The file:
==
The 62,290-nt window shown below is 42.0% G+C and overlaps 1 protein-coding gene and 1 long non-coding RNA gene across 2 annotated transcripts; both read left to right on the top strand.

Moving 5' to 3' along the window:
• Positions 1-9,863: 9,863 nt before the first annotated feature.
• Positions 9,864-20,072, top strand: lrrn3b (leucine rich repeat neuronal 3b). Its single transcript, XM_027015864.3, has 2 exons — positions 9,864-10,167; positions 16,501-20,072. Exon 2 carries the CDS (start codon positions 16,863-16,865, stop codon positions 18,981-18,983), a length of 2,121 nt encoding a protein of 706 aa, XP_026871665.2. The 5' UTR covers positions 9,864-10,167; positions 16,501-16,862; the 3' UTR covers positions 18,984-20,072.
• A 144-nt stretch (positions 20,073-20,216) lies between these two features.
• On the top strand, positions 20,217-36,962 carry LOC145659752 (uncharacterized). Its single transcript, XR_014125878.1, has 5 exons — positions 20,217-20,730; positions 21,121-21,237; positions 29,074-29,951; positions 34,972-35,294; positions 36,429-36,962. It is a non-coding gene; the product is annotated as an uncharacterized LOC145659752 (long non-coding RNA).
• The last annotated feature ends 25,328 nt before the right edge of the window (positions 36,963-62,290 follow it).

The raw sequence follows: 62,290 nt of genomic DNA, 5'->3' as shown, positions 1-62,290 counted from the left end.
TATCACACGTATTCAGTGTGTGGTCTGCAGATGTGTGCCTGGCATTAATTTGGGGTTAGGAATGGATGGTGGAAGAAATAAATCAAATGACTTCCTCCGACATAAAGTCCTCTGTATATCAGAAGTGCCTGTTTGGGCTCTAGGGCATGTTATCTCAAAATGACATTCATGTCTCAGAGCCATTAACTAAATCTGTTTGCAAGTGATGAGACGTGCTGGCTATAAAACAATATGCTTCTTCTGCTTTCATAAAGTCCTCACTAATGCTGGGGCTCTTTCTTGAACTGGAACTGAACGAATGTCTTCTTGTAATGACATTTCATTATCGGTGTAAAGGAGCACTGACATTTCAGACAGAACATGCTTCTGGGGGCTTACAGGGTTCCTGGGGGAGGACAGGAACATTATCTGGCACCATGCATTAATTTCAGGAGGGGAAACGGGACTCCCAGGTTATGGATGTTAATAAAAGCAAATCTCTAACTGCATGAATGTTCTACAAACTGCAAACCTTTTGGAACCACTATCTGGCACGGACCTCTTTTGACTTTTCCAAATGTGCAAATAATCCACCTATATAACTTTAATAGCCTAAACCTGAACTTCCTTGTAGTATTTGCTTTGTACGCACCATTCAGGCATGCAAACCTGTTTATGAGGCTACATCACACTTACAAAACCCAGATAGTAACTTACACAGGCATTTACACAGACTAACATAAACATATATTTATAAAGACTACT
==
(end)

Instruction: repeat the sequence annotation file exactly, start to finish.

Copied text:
The 62,290-nt window shown below is 42.0% G+C and overlaps 1 protein-coding gene and 1 long non-coding RNA gene across 2 annotated transcripts; both read left to right on the top strand.

Moving 5' to 3' along the window:
• Positions 1-9,863: 9,863 nt before the first annotated feature.
• Positions 9,864-20,072, top strand: lrrn3b (leucine rich repeat neuronal 3b). Its single transcript, XM_027015864.3, has 2 exons — positions 9,864-10,167; positions 16,501-20,072. Exon 2 carries the CDS (start codon positions 16,863-16,865, stop codon positions 18,981-18,983), a length of 2,121 nt encoding a protein of 706 aa, XP_026871665.2. The 5' UTR covers positions 9,864-10,167; positions 16,501-16,862; the 3' UTR covers positions 18,984-20,072.
• A 144-nt stretch (positions 20,073-20,216) lies between these two features.
• On the top strand, positions 20,217-36,962 carry LOC145659752 (uncharacterized). Its single transcript, XR_014125878.1, has 5 exons — positions 20,217-20,730; positions 21,121-21,237; positions 29,074-29,951; positions 34,972-35,294; positions 36,429-36,962. It is a non-coding gene; the product is annotated as an uncharacterized LOC145659752 (long non-coding RNA).
• The last annotated feature ends 25,328 nt before the right edge of the window (positions 36,963-62,290 follow it).

The raw sequence follows: 62,290 nt of genomic DNA, 5'->3' as shown, positions 1-62,290 counted from the left end.
TATCACACGTATTCAGTGTGTGGTCTGCAGATGTGTGCCTGGCATTAATTTGGGGTTAGGAATGGATGGTGGAAGAAATAAATCAAATGACTTCCTCCGACATAAAGTCCTCTGTATATCAGAAGTGCCTGTTTGGGCTCTAGGGCATGTTATCTCAAAATGACATTCATGTCTCAGAGCCATTAACTAAATCTGTTTGCAAGTGATGAGACGTGCTGGCTATAAAACAATATGCTTCTTCTGCTTTCATAAAGTCCTCACTAATGCTGGGGCTCTTTCTTGAACTGGAACTGAACGAATGTCTTCTTGTAATGACATTTCATTATCGGTGTAAAGGAGCACTGACATTTCAGACAGAACATGCTTCTGGGGGCTTACAGGGTTCCTGGGGGAGGACAGGAACATTATCTGGCACCATGCATTAATTTCAGGAGGGGAAACGGGACTCCCAGGTTATGGATGTTAATAAAAGCAAATCTCTAACTGCATGAATGTTCTACAAACTGCAAACCTTTTGGAACCACTATCTGGCACGGACCTCTTTTGACTTTTCCAAATGTGCAAATAATCCACCTATATAACTTTAATAGCCTAAACCTGAACTTCCTTGTAGTATTTGCTTTGTACGCACCATTCAGGCATGCAAACCTGTTTATGAGGCTACATCACACTTACAAAACCCAGATAGTAACTTACACAGGCATTTACACAGACTAACATAAACATATATTTATAAAGACTACT